Updated at 5:20 p.m. on November 3, 2015
In a move that further complicates an already protracted drama, TransCanada, the company behind the $8 billion Keystone XL pipeline, has formally asked the State Department to delay its review of the controversial project.
“In order to allow time for certainty regarding the Nebraska route, TransCanada requests that the State Department pause in its review of the presidential permit application for KeystoneXL,” the company’s president wrote in a letter to U.S. Secretary of State John Kerry.
Invoking Nebraska, where landowners have long been haggling with the company over possible routes for the pipeline, is a piquant twist in the years-long political saga. As my colleague Russell Berman reported in January, after Nebraska’s Supreme Court threw out a legal challenge to the project, the pipeline’s Republican supporters urged President Obama to approve it without delay. “No more excuses for President Obama,” former House Speaker John Boehner tweeted at the time.
Several months later, the more likely rationale for the request is that the State Department appears poised to finally shoot down TransCanada’s bid.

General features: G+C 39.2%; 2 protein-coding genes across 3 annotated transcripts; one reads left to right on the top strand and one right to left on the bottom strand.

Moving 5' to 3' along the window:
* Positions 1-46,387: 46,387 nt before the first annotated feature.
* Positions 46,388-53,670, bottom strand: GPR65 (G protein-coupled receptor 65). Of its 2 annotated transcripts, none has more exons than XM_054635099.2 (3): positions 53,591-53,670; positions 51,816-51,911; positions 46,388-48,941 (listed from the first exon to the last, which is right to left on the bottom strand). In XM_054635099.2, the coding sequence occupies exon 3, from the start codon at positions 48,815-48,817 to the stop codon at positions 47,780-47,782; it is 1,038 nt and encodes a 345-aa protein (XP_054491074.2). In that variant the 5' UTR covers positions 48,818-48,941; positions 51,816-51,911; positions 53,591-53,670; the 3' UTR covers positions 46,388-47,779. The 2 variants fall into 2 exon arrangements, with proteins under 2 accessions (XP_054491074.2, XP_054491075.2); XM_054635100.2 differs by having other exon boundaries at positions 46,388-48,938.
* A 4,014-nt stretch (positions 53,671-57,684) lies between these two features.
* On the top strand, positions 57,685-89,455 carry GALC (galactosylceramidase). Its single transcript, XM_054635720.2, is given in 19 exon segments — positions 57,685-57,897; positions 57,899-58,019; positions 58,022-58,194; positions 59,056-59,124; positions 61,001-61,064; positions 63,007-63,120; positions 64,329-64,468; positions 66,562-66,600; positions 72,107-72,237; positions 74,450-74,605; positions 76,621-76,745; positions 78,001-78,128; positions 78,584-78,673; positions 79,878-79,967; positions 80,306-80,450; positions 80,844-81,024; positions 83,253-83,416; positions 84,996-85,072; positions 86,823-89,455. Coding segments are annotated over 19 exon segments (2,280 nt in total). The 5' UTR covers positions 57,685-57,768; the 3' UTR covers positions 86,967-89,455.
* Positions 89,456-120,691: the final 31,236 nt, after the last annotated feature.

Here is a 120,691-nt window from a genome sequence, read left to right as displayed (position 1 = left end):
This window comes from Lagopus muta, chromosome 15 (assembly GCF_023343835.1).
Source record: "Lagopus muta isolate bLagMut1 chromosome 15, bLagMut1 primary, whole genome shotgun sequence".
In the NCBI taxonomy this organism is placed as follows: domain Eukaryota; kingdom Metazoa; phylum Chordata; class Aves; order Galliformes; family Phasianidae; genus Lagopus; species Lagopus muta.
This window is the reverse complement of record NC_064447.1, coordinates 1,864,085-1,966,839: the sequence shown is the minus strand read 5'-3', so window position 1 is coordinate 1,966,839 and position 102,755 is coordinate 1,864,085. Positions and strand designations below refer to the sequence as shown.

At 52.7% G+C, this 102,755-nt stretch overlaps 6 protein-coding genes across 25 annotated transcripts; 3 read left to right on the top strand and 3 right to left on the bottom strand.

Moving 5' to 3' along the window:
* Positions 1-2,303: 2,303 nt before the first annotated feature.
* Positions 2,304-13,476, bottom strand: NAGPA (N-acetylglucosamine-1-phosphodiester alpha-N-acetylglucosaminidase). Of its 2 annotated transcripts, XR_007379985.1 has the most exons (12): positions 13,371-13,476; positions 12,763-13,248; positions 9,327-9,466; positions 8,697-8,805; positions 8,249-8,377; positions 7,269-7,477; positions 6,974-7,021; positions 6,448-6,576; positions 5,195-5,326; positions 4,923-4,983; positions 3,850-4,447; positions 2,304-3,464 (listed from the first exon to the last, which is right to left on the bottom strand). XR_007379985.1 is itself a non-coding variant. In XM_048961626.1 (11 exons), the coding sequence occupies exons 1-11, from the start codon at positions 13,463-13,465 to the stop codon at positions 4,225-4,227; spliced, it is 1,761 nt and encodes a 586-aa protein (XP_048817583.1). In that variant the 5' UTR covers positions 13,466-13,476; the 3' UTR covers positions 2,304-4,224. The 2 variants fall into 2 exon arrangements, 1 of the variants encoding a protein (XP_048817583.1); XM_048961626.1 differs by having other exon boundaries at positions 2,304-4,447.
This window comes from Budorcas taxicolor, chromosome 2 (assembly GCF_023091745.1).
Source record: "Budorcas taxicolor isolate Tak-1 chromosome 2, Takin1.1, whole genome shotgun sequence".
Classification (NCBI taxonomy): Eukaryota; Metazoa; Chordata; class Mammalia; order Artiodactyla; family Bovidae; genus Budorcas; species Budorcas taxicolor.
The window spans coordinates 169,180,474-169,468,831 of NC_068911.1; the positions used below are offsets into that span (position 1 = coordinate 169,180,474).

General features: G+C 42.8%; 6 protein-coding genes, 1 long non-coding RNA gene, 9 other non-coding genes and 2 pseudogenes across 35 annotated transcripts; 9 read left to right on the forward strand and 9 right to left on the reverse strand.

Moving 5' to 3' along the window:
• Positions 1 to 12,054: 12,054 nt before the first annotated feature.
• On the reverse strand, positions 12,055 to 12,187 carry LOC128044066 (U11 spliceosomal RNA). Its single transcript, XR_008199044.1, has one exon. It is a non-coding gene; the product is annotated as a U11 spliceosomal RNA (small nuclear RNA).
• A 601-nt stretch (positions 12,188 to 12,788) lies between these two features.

“TransCanada’s move comes as the State Department was in the final stages of review, with a decision to reject the permit expected as soon as this week, according to people familiar with the matter,” reported Amy Harder at The Wall Street Journal.
With global oil prices low and new Canadian Prime Minister Justin Trudeau, seen as a less ardent supporter of the project, now in office, the surprise decision to request a delay is being viewed by some as a gambit to stall a decision until more favorable conditions return—like when President Obama is no longer in office.
The proposed 1,200-mile conduit, which would carry oil from the Canada sands to the Gulf of Mexico, has so far only carried venom between the consortium of liberal politicians and environmentalists that vigorously oppose it and the conservatives that vigorously support it. That latter camp includes all Republican presidential candidates.
Back in September, Democratic frontrunner Hillary Clinton, who oversaw the early stages of the recommendation process, finally announced her opposition to the project. On Tuesday, her rival Bernie Sanders, who has opposed the project since in 2011, reiterated his disapproval.
In the meantime, TransCanada’s request doesn’t mean that the State Department is obligated to stop its review of the project. However, should the delay be granted, the company may have just assured that the issue finds its way back into the 2016 spotlight. (Update: White House officials told reporters that President Obama intends to decide on whether to approve the Keystone XL pipeline before he leaves office.)
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